The “light touch” review was undertaken with a unified approach by SSAP and AAP, considering factors that have led to priority project development (in STFC or other research councils) or new funding for priority projects (1/51 projects in the STFC remit) in the last 12 months. After careful discussion, it was agreed by SSAP and AAP not to select any project where the remit clearly overlaps with UKSA (i.e. space missions or TRL 4+), reflecting STFC’s focus on ground-based observations, science exploitation and TRL 0-3 development. Whilst in no way reflecting the excellence of the science, or community scientific wishes, this approach has resulted in some changes to the list of SSAP priority projects. However, now, unlike at the time of the original call, it is clear that such projects cannot move forwards without UKSA (financial) support, and such funds are already committed according to UKSA’s existing programme. SSAP remain strongly supportive of mission-led science in solar-system exploration, so SSAP have strongly recommended that the high-level discussions between UKSA and STFC continue with a view to supporting a clear joint priority projects call in future, more naturally suited to mission and bi-lateral opportunities.

The priority projects (and PIs) identified by SSAP for 2019/20 are:

  • Solar Atmospheric Modelling Suite (Tony Arber)
  • LARES1: Laboratory Analysis for Research into Extra-terrestrial Samples (Monica Grady)
  • EST: European Solar Telescope (Sarah Matthews)

SSAP requested STFC continue to work with all three projects to expand their community reach and continue to develop the business cases for future (new) funding opportunities. In addition, SSAP have requested that STFC explore ways in which the concept of two projects—“ViCE: Virtual Centres of Excellence Programme / MSEMM Maximising Science Exploitation from Space Science Missions”—can be combined and, with community involvement, generate new funding for science exploitation and maximising scientific return in solar-system sciences. Initially this consultation will occur between SSAP and STFC.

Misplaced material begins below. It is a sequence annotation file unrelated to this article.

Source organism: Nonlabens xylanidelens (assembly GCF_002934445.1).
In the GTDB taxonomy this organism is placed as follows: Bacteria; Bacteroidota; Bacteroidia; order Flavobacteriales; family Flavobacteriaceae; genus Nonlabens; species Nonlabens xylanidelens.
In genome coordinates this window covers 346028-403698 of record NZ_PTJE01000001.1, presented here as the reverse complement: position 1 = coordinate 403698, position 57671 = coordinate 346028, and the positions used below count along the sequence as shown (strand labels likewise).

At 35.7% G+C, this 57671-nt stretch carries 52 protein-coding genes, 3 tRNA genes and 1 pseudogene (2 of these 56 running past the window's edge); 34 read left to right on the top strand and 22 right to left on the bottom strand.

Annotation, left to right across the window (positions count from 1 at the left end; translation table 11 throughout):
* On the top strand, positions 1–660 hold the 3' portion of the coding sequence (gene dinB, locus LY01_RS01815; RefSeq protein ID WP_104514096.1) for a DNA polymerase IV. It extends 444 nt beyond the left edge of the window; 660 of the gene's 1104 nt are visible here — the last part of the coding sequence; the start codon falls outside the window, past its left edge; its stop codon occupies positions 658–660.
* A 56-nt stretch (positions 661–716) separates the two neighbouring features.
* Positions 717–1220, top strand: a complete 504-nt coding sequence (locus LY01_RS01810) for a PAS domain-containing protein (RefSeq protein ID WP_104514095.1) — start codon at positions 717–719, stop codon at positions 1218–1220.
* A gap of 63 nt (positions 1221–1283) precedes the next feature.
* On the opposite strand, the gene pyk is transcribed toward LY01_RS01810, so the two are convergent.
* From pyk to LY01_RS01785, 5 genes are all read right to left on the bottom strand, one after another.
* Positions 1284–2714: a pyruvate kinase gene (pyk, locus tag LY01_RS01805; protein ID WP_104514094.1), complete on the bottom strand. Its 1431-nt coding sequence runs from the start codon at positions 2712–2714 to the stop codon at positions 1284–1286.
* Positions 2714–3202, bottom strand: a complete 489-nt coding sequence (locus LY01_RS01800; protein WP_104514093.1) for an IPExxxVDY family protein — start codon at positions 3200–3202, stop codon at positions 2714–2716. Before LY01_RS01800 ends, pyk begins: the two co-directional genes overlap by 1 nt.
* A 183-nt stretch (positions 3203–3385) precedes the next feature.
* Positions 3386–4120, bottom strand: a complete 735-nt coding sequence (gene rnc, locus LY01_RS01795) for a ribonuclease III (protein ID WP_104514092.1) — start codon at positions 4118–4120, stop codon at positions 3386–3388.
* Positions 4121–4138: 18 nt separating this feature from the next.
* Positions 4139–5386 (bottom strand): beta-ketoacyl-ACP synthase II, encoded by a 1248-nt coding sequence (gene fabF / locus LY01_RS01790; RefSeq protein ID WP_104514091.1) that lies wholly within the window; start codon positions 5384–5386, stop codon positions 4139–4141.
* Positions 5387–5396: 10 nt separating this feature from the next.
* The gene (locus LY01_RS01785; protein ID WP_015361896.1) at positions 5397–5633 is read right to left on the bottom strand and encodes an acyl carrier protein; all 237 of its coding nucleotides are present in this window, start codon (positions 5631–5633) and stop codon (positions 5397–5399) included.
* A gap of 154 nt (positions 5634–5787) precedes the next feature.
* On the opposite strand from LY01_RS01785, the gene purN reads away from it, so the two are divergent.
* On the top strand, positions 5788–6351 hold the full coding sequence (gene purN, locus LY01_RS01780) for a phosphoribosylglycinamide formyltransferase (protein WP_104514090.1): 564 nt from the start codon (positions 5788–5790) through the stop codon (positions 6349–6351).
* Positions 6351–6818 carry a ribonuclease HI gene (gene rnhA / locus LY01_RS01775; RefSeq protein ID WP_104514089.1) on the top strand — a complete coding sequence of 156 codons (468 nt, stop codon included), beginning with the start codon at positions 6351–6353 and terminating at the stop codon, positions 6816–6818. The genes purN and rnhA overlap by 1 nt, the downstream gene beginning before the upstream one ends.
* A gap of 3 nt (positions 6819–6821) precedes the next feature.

We would like to thank the community again for its strong support, and rapid responses on very short timescales. A further “light touch” review will occur in 2020, with a new call for projects anticipated in 2021. SSAP continue to appreciate the unfamiliar approach a “call for proposals with no funding attached” causes to the community and are continuing to stress to STFC that the community would appreciate clearer guidance and longer timescales in future priority project calls.

Yours sincerely,

Dr Helen Fraser on behalf of SSAP

The Global Network for the Sustainability In Space (GNOSIS)

The Global Network for the Sustainability In Space (GNOSIS) is an STFC Network+ with the goal of helping researchers within the Particle, Nuclear and Astrophysics areas to engage with researchers from other research councils and industry to study the near Earth space environment. For more details, visit the GNOSIS website or see this issue of the GNOSIS newsletter.

Over the next few years we expect a large increase in the number of satellites in Earth orbit. This will lead to unprecedented levels of space traffic much of which will end as debris. The aim of this network is to understand the debris populations and its impact on space traffic management with a view to enabling a safer environment.

The free GNOSIS lunch event will be held on 18 November 2019 at the British Interplanetary Society at Vauxhall, London, with a video link to the Royal Observatory Edinburgh, to facilitate participation from across the UK. Tickets can be obtained here.